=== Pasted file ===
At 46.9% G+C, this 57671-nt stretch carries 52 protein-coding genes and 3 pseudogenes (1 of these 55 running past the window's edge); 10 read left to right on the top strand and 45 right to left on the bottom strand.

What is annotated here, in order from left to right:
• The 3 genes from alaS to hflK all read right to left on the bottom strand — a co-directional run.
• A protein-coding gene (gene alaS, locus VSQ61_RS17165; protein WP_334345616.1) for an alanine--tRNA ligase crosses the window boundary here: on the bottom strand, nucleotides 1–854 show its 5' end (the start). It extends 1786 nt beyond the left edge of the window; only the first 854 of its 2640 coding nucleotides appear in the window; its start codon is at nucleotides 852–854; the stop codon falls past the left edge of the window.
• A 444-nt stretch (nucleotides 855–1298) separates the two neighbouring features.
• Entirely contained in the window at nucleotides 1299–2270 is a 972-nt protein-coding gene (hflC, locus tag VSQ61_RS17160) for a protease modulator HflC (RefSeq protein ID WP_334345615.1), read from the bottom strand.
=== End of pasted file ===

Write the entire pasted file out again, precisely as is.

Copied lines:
At 46.9% G+C, this 57671-nt stretch carries 52 protein-coding genes and 3 pseudogenes (1 of these 55 running past the window's edge); 10 read left to right on the top strand and 45 right to left on the bottom strand.

What is annotated here, in order from left to right:
• The 3 genes from alaS to hflK all read right to left on the bottom strand — a co-directional run.
• A protein-coding gene (gene alaS, locus VSQ61_RS17165; protein WP_334345616.1) for an alanine--tRNA ligase crosses the window boundary here: on the bottom strand, nucleotides 1–854 show its 5' end (the start). It extends 1786 nt beyond the left edge of the window; only the first 854 of its 2640 coding nucleotides appear in the window; its start codon is at nucleotides 852–854; the stop codon falls past the left edge of the window.
• A 444-nt stretch (nucleotides 855–1298) separates the two neighbouring features.
• Entirely contained in the window at nucleotides 1299–2270 is a 972-nt protein-coding gene (hflC, locus tag VSQ61_RS17160) for a protease modulator HflC (RefSeq protein ID WP_334345615.1), read from the bottom strand.